'Big hearts': St. Albert peewee hockey team helps Hope Mission

Players on a St. Albert peewee hockey team made a difference Sunday night in Edmonton's inner city, handing out bagged lunches and donated clothing to people in need.

'Pretty rewarding to see them come together as a team,' says former Oiler Ryan Smyth

The St. Albert Predators peewee hockey team scored off the ice this weekend. The team donated three carloads of warm winter wear and meals to those in need. 2:18

Players on a St. Albert peewee hockey team made a difference Sunday night in Edmonton's inner city, handing out bag lunches and donated clothing to people in need.

"It's like, so good," player Joshua Pengelly said. "I've always felt bad and I just wanted to give to them and today is my opportunity."
St. Albert Predators players with arms full of tuques to give away. (John Robertson / CBC)

The act of charity began with the cold snap in early January.  

Jodie McFadzen, manager of the St. Albert Predators, saw a news report on the need at the Hope Mission, a social agency at 9908 106th Ave. that provides help to homeless people.  

The team skated into action. It got permission from the City of St. Albert and the minor hockey association to put a donation box at the Akinsdale Arena.

"The response was overwhelming," said McFadzen.

"We've had a couple of carloads of stuff that we have been able to bring down for donation to the people at Hope Mission. Jackets, tuques, mitts, ski pants, boots, blankets, anything you can think of."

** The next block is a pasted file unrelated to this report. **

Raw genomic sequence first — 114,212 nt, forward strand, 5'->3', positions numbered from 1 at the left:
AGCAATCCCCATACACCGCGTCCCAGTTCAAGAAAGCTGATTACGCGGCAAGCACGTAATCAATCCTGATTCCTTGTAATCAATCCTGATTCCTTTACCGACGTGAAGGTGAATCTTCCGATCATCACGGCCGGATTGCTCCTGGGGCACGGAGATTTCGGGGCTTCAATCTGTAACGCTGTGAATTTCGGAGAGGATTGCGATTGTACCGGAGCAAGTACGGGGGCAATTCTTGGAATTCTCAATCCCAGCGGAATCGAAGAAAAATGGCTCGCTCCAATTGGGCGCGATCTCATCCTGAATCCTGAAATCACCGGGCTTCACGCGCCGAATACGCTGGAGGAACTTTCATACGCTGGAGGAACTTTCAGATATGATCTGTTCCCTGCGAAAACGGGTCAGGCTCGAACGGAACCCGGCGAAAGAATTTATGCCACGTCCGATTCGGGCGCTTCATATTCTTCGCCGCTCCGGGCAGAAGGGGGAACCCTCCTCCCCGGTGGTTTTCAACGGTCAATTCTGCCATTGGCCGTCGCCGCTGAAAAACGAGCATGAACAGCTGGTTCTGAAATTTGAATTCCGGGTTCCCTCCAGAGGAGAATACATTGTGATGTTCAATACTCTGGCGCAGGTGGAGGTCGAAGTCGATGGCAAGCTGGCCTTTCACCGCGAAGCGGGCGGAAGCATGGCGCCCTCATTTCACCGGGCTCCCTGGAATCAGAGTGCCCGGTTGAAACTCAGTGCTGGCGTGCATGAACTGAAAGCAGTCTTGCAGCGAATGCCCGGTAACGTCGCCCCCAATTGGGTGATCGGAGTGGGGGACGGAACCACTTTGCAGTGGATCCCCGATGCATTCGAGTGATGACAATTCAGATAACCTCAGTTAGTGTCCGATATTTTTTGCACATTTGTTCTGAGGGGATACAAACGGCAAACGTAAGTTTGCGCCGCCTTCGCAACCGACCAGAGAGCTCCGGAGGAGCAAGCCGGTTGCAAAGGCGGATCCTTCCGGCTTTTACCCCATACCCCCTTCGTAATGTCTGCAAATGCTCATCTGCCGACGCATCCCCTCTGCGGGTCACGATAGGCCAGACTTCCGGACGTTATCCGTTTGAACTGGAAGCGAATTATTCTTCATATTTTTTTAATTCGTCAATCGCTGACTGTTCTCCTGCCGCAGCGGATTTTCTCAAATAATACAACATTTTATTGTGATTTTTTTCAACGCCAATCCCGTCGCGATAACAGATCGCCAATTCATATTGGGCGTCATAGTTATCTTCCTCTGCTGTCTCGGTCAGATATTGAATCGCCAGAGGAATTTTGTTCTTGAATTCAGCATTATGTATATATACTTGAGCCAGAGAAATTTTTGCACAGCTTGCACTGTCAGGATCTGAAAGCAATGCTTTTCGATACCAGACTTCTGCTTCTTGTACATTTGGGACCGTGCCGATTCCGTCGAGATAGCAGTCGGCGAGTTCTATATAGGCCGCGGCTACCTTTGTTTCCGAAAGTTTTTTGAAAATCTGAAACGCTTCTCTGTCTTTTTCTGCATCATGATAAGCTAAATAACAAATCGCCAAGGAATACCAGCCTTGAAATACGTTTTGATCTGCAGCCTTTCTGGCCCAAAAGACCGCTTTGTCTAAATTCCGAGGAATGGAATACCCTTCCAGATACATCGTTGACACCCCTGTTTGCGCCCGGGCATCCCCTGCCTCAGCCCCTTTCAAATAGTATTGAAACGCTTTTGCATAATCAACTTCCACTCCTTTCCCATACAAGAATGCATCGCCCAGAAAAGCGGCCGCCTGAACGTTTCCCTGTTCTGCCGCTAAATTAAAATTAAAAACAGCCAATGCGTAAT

The donation box that the team had set up at the Akinsdale Arena. (Judi Hanson)

The players spent Sunday morning packing 160 bag lunches, and then at 6 p.m., they filled a row of tables outside the Hope Mission with donated goods.

Some players walked around the building, offering the bag lunches to anyone they met.

Hope Mission spokesperson Robin Padanyi was impressed by the players' effort.
On Sunday morning, the team created an assembly line to put together bagged lunches. (Darren Hanson)

"What is really remarkable is that the St Albert Predators, they are kids," Padanyi said.

"They are young, hockey-playing kids who have big hearts for people in need."

He said it means a lot for Hope Mission clients "to know they are cared for in that way."

As the players handed out the donations, they could see how others were reacting to their generosity. But it wasn't just people at the Hope Mission who took notice.

Chevrolet Canada is looking for hockey teams that are doing good deeds off the ice.

The company and Hockey Canada are running a Good Deeds Cup competition.

That's how the players got some help from former Edmonton Oilers star Ryan Smyth.
Hope Mission spokesperson Robin Padanyi was on hand to help the team hand out the donations. (John Robertson / CBC)

Smyth, one of the ambassadors for the Good Deeds Cup, saw the players packing lunches in the morning, and came back in the evening to witness their community giving first-hand.

"It was pretty rewarding to see them come together as a team." Smyth said.

"It is not only on the ice they come together, it is off the ice and that to me is beneficial."​
Former Edmonton Oiler Ryan Smyth talks about what he saw with the team coming together to donate to those in need. (John Robertson/CBC)

Other hockey teams who are interested in competing for the Good Deeds Cup have until Feb. 28 to apply.

Thirteen finalists will receive $2,000 for their team and $2,000 for the charity of their choice.

The winner will receive $10,000 for the team and $5,000 for charity.

But Sunday night, it was the Predators who felt like winners already.

"This one lady, when I gave her a blanket she was crying," said Pengelly, "and she said, 'God bless you.' "